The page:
Let be a connective spectrum with finitely generated homotopy groups. Then the lowest homotopy group in is the tensor square of the lowest homotopy group in : in particular, is never zero (i.e., contractible). The purpose of this post is to describe an example of a nontrivial spectrum with . I learned this example from Hovey and Strickland’s “Morava -theories and localization.”
1. A non-example
To start with, here’s a spectrum which does not work: . This is a natural choice because
On the other hand, from the cofiber sequence
we obtain a cofiber sequence
which shows in particular that
in particular, its is isomorphic to , not zero.
2. Brown-Comentz duality
A useful way of producing interesting spectra is the Brown representability theorem. In order to produce a spectrum, it suffices to give a cohomology (or homology, by Adams’s variant of the theorem) theory on pointed spaces, or on spectra. An example of a homology theory
is given by stable homotopy . This functor has the defining property of a homology theory: that is, given a cofiber sequence of spectra
one has an exact sequence
Given an injective abelian group, we can dualize this. Take for example ; we find that for any cofiber sequence as above, there is an exact sequence
because the functor is exact. In particular, the functor given by (that is, the dual to stable homotopy) defines a cohomology theory. Applying the Brown representability theorem yields:
Theorem 1 There is a spectrum with the property that, for any spectrum , we have a natural isomorphism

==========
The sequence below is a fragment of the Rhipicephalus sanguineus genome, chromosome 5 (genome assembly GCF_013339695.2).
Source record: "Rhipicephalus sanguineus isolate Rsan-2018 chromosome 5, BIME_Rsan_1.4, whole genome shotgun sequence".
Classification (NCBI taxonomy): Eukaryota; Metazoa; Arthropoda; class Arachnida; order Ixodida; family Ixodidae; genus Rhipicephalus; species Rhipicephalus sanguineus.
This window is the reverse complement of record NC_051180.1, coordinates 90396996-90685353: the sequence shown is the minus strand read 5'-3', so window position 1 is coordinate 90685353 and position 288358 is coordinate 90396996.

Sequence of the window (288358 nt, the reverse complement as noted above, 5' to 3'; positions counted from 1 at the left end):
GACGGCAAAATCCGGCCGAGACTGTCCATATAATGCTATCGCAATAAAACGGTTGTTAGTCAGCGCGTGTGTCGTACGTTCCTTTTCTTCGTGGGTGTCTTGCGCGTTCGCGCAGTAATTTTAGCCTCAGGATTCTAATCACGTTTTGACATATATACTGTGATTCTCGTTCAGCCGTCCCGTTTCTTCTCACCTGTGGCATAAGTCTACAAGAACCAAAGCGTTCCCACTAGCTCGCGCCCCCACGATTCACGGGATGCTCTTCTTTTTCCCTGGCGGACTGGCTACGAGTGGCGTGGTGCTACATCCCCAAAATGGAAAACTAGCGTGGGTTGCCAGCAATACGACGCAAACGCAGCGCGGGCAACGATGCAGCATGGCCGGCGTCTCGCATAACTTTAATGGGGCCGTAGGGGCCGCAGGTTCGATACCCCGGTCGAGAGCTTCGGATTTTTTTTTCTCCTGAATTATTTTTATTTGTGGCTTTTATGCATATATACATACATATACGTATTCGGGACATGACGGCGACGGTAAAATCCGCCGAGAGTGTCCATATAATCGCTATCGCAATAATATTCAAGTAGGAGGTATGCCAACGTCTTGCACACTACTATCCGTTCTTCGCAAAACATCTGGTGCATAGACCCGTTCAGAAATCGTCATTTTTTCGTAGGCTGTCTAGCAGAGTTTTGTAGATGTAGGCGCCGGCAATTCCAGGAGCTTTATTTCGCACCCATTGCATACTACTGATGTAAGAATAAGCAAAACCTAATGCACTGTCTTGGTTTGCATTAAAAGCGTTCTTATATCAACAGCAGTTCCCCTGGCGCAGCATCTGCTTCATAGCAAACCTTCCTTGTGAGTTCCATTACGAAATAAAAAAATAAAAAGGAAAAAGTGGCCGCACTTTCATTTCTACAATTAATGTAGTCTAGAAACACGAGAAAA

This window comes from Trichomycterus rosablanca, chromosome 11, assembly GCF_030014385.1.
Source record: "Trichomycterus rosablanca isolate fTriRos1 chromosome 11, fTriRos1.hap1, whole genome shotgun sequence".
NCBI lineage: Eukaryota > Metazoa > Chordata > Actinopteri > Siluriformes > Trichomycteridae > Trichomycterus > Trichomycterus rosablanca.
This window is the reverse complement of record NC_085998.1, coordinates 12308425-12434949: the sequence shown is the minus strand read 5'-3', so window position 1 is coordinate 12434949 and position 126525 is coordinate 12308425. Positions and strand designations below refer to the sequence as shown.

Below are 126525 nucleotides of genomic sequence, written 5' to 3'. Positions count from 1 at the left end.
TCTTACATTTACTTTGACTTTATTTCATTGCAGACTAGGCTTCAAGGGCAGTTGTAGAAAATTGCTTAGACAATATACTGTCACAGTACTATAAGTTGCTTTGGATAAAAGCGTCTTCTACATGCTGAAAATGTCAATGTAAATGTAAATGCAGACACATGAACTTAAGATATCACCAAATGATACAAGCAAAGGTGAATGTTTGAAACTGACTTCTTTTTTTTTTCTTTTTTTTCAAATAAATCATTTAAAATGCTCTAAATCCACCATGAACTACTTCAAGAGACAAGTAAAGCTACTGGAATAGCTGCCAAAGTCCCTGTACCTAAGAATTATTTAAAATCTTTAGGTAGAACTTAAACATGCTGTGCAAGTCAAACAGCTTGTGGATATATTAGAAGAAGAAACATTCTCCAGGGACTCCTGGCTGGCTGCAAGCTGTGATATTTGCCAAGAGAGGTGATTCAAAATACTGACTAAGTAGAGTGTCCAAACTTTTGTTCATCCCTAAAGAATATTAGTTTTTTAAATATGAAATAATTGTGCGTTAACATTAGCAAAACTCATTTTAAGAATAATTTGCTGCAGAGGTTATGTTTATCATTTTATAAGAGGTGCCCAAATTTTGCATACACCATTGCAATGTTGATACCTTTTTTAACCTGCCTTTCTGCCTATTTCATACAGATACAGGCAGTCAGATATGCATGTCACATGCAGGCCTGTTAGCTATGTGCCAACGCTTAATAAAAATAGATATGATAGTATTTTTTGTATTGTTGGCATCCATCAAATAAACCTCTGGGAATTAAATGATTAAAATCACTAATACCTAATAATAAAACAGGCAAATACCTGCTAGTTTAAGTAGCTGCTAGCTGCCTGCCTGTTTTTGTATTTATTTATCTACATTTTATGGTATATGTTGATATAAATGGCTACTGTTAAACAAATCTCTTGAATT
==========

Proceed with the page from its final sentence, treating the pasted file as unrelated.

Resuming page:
The spectrum is called the Brown-Comenentz dual of the sphere. One can generalize this construction to dualizing any homology theory to a cohomology theory. That is, given a spectrum , it defines a homology theory
and thus a dual cohomology theory
which we can conclude is representable by a spectrum , called the Brown-Comenentz dual of . This is nothing really new: in fact,
as an unwinding of the adjunction (the analog in stable homotopy theory of the tensor-hom adjunction) shows. This definition gives a natural map
which is an equivalence when has finite homotopy groups, by ordinary Pontryagin duality for finite abelian groups.
The claim is that is an example of a spectrum such that . Note that
while for . In particular, is nonconnective; its negative homotopy groups are dual to the stable homotopy groups of spheres.
The goal of this blog post is to describe the proof of:
Theorem 2 .
In order to see this, we will show first that
In fact, the spectrum clearly has -torsion homotopy groups (namely, the mod homology groups of ). It therefore suffices to show that . Here we consider the Moore spectrum : this is the cofiber of the multiplication by map , and is consequently a torsion spectrum.
But is self-dual under Spanier-Whitehead duality, up to suspension, so that is a suspension of . We are reduced to showing that
because it is a theorem that there are no nontrivial maps from to a finite spectrum. (A nice proof can be found in Ravenel’s “Localization with respect to periodic homology theories” paper.) Since is a torsion group, it must vanish if its dual does. This proves (1).
The rest of the proof is now “formal.” The class of spectra which are -acyclic (i.e., which smash to zero with ) is closed under homotopy colimits and (de)suspensions. It follows that if it contains each , it contains each , and each for a finitely generated torsion group. It follows that the category contains for an arbitrary torsion group. Now we have
where each has only torsion homotopy groups and is concentrated in : it is thus an iterated extension of spectra of the form , torsion. We find
As another example, the -local version of provides an example of a spectrum whose Bousfield class is strictly smaller than that of .